Irvine leaders are set to approve over $1 billion in spending in one night this Tuesday, with a slate of new bond debt that will finance the development of the city’s Great Park. 

The new debt is a dramatic increase from the park’s existing bond debt of around $280 million, which is over half a billion dollars after interest, but also comes as city council members have pledged to jumpstart the long dormant development of Orange County’s largest municipal project. 

[Read: Irvine’s Great Park Has Its First Development Plan in Years, Can the City Deliver?]

That plan includes some big ticket projects like a 14,000-seat amphitheater, an aquatics center with a home for an Olympic team, a botanical garden and a series of other projects that will fill in the hundreds of acres currently vacant at the park over the next few years. 

“We are going full steam ahead on the building of what is going to be the greatest metropolitan park in the United States of America,” said Councilman Mike Carroll at the council’s discussion of the park’s future on March 16. 

Under the plan proposed by city staff, the city would receive $455 million upfront with the issuance of the bonds, and pay them back with interest over the next three decades, ultimately paying around $1 billion by the time the bonds lapse in 2057.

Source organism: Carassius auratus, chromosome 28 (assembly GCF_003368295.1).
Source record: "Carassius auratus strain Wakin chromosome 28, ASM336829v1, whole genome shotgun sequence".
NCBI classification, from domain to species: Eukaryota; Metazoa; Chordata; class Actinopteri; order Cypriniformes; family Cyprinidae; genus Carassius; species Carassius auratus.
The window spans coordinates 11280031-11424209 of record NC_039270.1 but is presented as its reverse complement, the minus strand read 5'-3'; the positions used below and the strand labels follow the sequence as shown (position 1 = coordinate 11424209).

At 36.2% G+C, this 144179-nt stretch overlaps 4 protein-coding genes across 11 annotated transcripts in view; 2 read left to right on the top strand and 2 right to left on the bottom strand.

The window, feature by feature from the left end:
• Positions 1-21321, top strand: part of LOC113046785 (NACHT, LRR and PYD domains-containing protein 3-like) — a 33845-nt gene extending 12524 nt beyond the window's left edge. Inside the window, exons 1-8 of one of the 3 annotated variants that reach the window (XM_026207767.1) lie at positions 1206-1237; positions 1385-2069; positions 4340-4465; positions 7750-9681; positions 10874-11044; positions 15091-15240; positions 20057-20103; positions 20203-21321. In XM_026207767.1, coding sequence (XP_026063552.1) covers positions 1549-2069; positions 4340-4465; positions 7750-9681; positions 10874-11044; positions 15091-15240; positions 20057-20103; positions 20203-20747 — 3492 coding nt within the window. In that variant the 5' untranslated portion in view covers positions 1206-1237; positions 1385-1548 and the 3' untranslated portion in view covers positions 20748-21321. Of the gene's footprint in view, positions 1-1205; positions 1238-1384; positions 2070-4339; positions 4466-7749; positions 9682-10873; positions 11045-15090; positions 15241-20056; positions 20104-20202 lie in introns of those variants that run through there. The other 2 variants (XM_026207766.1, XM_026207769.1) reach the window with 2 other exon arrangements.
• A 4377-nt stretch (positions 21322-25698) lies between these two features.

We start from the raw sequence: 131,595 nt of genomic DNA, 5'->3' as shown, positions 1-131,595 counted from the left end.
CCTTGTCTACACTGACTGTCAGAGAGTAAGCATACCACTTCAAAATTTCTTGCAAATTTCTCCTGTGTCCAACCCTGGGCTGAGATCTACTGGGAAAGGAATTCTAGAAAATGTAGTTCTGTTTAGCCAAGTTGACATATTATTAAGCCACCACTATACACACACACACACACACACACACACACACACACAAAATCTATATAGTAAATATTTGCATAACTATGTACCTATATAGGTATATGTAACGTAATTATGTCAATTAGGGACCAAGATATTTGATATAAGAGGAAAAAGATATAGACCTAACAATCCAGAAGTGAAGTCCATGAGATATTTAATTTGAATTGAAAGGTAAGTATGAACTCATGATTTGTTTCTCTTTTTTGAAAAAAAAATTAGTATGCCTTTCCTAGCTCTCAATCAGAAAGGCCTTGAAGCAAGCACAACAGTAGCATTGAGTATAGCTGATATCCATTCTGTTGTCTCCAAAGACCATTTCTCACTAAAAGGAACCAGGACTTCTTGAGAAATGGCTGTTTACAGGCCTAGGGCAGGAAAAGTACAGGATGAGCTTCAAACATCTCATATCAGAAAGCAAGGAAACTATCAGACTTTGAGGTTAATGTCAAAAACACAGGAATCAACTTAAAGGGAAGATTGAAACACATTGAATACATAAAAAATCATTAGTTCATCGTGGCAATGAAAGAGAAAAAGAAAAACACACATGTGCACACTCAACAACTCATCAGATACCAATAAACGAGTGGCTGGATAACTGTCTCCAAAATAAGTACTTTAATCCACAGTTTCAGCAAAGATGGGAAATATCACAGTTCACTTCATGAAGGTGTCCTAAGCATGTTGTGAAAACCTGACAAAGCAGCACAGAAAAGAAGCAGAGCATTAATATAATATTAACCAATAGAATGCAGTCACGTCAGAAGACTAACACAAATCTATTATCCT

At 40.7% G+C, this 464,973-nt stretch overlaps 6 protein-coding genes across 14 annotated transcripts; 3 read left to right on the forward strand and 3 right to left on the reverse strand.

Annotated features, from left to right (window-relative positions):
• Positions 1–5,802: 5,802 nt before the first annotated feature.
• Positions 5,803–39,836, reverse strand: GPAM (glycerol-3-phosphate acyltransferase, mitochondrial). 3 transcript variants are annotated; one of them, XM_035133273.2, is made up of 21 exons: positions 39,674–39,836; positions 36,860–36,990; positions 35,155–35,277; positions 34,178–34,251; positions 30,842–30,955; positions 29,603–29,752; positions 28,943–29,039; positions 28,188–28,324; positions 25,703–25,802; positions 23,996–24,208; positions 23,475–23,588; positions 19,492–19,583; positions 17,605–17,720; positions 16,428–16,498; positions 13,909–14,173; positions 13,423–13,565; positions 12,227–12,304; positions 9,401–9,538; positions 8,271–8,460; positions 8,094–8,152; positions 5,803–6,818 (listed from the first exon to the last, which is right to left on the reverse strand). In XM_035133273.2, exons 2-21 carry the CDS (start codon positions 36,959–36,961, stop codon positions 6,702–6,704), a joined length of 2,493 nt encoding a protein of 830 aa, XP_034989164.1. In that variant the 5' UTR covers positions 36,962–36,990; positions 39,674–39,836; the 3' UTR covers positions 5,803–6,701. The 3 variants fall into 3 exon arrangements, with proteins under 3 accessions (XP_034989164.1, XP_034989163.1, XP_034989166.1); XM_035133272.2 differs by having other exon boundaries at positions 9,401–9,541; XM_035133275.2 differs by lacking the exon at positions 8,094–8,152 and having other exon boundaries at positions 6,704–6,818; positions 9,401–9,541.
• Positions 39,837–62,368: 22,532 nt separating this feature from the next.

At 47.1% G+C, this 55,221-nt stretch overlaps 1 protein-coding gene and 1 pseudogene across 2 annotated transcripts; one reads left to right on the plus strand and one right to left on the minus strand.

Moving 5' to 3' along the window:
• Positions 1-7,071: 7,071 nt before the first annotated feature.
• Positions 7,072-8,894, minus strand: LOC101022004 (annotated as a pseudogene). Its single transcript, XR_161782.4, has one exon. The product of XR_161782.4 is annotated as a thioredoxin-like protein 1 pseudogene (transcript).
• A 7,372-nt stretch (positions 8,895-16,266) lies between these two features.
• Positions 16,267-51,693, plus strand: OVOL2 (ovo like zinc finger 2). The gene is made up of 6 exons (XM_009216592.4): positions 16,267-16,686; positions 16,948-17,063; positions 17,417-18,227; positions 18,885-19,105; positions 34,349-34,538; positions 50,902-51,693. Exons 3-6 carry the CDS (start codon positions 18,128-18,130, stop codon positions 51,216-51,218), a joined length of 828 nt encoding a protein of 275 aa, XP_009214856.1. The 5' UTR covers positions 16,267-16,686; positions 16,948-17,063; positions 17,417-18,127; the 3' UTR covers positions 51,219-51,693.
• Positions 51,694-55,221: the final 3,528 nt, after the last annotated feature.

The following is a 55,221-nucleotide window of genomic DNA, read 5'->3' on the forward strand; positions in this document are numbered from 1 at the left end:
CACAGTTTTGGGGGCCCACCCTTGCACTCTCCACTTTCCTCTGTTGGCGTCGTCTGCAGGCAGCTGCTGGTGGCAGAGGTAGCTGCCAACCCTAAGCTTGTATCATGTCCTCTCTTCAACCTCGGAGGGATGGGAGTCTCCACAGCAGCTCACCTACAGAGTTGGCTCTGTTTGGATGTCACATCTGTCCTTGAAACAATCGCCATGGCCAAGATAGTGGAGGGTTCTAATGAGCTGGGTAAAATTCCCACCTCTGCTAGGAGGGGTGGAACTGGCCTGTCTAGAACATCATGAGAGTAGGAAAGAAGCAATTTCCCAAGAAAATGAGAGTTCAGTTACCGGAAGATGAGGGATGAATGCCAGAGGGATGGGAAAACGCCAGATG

The bonds are paid for by a series of special Mello-Roos taxes on homes surrounding the Great Park, which homeowners are warned about before they move in and were put in place over a decade ago. 

[Read: The Great Park Tax: How Irvine Homeowners are Paying for the City’s Big Dreams

Homeowner’s existing special taxes will not increase as a result of the new bonds, but they are the ones ultimately responsible for paying off the development. 

To prepare for the new bond debt, city council members raised the project’s debt ceiling from just over $1 billion to $2 billion earlier this year. 

[Read: Irvine Looks To Raise Great Park Bonds Ceiling to $2 Billion]

The city council will discuss approving the new bond debt at their meeting on Tuesday night. 

Noah Biesiada is a Voice of OC reporter and corps member with Report for America, a GroundTruth initiative. Contact him at or on Twitter @NBiesiada.

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